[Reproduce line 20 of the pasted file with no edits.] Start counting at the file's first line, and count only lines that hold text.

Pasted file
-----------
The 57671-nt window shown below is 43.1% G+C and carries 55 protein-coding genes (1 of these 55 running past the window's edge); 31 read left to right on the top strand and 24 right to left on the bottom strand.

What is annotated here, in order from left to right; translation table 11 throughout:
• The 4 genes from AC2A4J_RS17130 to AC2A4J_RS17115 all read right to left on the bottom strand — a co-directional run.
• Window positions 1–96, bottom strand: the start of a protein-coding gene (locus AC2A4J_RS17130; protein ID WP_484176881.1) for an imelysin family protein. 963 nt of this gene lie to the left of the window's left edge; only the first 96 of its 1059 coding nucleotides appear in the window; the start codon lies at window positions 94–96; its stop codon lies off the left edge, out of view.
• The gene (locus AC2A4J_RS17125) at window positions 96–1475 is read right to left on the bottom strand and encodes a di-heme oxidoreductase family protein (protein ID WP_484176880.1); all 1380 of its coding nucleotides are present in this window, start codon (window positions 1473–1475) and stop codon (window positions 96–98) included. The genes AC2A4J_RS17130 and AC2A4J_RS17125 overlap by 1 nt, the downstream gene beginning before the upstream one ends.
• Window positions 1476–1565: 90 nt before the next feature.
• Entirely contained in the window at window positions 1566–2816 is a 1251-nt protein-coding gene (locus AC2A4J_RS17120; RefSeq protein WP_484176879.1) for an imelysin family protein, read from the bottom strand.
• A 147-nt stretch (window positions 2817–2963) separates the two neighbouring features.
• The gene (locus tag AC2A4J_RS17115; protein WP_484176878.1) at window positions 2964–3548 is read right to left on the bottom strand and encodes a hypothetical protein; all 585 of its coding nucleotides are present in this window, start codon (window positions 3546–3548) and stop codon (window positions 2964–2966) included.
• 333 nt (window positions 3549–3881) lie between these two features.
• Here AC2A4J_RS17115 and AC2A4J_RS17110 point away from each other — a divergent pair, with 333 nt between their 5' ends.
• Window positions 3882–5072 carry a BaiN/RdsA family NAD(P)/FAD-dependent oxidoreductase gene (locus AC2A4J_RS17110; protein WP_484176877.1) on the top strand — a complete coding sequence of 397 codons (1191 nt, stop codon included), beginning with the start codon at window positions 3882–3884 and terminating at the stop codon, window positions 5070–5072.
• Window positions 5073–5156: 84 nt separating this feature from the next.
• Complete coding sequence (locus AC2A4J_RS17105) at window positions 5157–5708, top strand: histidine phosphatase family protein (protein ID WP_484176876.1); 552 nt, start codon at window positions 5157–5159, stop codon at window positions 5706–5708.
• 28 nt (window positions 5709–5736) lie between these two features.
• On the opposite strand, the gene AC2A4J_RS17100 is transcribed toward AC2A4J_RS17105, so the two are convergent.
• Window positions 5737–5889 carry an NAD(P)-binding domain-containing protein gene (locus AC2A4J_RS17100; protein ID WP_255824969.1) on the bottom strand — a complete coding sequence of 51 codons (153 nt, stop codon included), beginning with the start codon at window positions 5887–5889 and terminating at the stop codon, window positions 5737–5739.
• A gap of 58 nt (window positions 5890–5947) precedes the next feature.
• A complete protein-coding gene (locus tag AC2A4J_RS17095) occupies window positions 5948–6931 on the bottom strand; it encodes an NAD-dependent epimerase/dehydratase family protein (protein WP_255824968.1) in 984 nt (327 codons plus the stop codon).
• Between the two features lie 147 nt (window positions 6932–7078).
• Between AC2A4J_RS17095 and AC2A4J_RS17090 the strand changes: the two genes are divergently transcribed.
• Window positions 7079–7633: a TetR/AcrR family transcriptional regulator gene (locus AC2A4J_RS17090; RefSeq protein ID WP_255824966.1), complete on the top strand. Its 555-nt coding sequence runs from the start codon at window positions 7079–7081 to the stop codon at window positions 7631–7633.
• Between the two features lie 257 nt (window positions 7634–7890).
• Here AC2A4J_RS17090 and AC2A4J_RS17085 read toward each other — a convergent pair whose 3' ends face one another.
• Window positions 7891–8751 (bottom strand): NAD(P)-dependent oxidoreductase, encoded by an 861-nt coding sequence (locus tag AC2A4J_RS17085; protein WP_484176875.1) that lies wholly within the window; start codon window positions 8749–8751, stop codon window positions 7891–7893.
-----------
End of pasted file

• Between the two features lie 147 nt (window positions 6932–7078).